4. Participant Education - Clearly over the last couple of years, employee education/communication has become one of, if not the, key evaluation point for employers, advisors and consultants. As baby boomers near retirement and with recent stock market declines, more and more employees want (and expect) help. One only needs to look at the increased popularity of "lifestyle" funds to become aware of this fact. The opportunity for the retirement plan advisor is to evolve their service delivery to incorporate participant services more broadly. The hardest aspect of this is to be able to do it profitably. I believe it can be done through partnership with the client and the plan provider(s). The 1st key for all employees is to set up an asset allocation strategy that is consistent with their risk tolerance and their time horizon. The 2nd key is maintaining the discipline to stick with that strategy. In incorporating some of the comments from #2 above, this can be accomplished efficiently. First, every 401k plan should have lifestyle funds, either time based or risk based. In addition, time needs to be given to be sure all employees understand this option and do not simply include it as part of their allocation to other funds. To me, this strategy is an all or nothing proposition and should be explained as such. For employees who want to create their own asset allocation, the importance of diversification and discipline need to discussed. Differentiation opportunity…"Education Policy Statement." A document provided to the client from the advisor outlining the approach to plan/participant education, including; frequency of meetings, content of potential seminars and tools used to implement and maintain an education continuum. Remember DOL Interpretive Bulletin 96-1, assistance with asset allocation models does not constitute investment advice. Leverage that guidance.

5. Broaden Solution Set - Many advisors have decided the 401k market is a bright growth opportunity and have therefore added 401k to their services. However, not as many have embraced other unique markets. For example, many small - medium businesses are currently evaluating their defined benefit plan due to market conditions. Many employers are considering bundling their DB plan's service providers and quite likely bundling with their DC plan provider. Many employers have issues with the highly compensated employees and their ability to save what they would like. There are tremendous opportunities within the non-qualified market and it's a natural extension to the qualified plan. Finally, fantastic opportunities exist within the ESOP space. Not only in helping employers with their current ESOP (a potential way in the door), but also in evaluating prospects to potentially recommend ESOP as a solution. The 401k market is very competitive. The ideas outlined above can help advisors more effectively compete for traditional 401k plans; embracing broader retirement related solutions would also help differentiate retirement plan advisors and therefore, take out the competition just looking for and stopping at the 401k.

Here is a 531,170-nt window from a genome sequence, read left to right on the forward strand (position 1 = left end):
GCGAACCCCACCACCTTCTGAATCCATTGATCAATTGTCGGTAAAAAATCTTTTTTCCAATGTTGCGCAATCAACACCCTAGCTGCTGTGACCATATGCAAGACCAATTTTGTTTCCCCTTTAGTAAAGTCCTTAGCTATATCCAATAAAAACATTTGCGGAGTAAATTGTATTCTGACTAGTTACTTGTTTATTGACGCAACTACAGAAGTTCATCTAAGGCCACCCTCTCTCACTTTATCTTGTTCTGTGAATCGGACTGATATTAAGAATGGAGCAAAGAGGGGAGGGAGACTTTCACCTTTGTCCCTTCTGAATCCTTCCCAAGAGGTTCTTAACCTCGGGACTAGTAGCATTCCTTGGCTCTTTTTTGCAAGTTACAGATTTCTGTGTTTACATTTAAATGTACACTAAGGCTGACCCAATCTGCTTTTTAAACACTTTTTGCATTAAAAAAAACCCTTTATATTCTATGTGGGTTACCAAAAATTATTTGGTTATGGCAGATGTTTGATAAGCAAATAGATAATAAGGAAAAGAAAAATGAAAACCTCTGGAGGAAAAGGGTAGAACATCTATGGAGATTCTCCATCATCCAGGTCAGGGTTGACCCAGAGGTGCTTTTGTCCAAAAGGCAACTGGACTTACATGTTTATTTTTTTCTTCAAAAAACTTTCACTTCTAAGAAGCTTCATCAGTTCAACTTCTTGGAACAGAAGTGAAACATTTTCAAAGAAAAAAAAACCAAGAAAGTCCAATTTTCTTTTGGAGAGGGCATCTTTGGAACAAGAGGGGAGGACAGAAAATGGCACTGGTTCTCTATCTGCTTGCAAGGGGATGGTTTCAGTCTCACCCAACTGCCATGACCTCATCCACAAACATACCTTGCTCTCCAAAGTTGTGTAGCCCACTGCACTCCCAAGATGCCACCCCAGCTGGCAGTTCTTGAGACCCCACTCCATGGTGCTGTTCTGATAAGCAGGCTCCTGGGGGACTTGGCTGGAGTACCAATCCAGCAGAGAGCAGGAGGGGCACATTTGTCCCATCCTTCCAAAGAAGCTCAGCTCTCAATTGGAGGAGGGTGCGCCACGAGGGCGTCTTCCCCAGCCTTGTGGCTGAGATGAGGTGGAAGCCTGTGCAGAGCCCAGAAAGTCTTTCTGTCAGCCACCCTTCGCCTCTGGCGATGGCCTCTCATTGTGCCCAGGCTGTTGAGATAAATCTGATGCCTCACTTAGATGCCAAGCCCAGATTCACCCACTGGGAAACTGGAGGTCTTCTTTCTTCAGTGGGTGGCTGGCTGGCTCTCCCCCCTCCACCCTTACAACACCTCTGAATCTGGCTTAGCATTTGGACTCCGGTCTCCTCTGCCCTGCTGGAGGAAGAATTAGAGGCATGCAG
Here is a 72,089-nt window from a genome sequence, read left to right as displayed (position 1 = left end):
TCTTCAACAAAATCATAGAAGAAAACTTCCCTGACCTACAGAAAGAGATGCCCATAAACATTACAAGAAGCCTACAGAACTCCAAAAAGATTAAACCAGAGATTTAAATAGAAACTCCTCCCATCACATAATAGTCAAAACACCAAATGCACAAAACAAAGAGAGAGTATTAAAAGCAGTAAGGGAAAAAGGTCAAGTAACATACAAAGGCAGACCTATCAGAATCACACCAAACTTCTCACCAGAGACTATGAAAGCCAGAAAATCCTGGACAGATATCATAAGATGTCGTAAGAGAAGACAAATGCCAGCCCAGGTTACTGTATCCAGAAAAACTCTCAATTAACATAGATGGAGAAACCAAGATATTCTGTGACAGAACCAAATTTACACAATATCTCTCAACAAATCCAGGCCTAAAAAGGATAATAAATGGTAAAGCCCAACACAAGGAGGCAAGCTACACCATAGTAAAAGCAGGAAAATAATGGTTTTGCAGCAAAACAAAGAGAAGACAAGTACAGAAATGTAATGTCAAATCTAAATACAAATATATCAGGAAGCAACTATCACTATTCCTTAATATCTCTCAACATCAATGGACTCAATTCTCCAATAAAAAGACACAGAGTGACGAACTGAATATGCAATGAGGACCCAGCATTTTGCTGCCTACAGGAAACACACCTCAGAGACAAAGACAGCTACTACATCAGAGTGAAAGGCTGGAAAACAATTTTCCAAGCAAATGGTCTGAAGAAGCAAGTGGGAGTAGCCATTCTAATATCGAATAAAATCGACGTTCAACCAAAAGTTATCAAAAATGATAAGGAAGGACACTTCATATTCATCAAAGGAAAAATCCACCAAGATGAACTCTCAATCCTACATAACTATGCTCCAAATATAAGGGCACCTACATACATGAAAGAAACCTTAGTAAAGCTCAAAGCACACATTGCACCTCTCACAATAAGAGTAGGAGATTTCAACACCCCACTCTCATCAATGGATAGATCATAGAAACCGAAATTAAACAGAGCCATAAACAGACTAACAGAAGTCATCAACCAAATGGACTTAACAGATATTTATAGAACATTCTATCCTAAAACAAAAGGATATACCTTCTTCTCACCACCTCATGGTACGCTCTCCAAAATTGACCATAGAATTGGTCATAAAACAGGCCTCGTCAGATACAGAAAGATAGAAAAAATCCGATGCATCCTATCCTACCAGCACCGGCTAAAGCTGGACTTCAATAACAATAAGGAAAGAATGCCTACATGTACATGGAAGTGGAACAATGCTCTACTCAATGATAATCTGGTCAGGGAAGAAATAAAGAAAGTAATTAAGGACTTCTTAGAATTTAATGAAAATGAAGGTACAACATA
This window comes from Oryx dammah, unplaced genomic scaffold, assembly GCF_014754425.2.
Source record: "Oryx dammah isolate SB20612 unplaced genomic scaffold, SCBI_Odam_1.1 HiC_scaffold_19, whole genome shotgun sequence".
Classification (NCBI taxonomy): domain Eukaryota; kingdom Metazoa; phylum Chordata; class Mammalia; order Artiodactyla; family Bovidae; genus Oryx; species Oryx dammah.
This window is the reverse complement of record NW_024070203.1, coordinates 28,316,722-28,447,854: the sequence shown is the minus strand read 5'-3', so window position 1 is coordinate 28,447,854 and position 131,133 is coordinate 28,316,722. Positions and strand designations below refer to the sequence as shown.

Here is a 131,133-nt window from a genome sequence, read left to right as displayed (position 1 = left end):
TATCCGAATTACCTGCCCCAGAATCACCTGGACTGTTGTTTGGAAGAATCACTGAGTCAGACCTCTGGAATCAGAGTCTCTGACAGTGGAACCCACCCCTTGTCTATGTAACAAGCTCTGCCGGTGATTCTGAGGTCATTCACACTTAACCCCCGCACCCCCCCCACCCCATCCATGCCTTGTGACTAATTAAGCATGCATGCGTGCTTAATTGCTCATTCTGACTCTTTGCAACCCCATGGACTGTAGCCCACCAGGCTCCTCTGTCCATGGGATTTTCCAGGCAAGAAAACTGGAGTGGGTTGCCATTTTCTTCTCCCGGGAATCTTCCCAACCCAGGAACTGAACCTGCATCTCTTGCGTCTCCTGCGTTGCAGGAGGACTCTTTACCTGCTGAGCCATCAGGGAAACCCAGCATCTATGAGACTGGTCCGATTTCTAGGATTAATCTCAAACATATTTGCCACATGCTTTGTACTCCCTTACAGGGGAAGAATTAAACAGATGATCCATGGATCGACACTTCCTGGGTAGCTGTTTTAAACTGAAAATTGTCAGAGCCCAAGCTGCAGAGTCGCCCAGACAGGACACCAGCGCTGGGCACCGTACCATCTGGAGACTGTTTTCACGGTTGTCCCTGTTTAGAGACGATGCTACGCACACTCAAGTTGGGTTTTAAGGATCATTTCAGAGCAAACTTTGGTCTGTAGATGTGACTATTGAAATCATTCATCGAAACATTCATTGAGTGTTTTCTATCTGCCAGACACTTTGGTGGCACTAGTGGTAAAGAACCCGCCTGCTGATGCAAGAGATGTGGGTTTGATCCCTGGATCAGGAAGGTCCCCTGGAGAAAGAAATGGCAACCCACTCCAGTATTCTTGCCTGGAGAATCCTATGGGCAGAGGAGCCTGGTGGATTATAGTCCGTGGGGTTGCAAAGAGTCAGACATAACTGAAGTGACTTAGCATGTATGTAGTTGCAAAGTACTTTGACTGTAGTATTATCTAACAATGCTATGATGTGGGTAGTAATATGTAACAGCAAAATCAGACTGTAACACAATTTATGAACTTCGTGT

The retirement plan advisor is in a great position to assist plan sponsors in the maintenance of their retirement plans. Employers and their employees need this help now more than ever. Many advisors see this market as a growth opportunity. Now is a wonderful time for advisors to evaluate and evolve their services. I believe retirement plan advisors are critical in helping 401k plans be successful (vs. just popular) and helping employees obtain a secure retirement. Advisors are crucial in service delivery, they are in a position to seize the moment before them and differentiate themselves in their local markets....TAKE IT TO THE NEXT LEVEL. Opportunity is knocking, answer the door.

Other articles by Daniel McGee: Approach Your Retirement Plan Like You Approach Your Business and Five "Best Practices" for Employer Retirement Plans.